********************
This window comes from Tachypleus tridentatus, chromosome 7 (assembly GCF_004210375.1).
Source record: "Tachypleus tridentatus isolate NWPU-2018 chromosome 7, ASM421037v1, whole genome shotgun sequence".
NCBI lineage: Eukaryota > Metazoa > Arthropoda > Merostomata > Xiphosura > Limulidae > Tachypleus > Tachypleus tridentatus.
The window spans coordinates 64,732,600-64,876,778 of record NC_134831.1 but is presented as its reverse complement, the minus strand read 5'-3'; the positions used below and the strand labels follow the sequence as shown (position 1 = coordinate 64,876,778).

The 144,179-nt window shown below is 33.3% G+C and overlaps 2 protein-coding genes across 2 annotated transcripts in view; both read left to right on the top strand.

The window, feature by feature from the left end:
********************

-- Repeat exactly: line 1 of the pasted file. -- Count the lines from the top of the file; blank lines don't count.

This window comes from Tachypleus tridentatus, chromosome 7 (assembly GCF_004210375.1).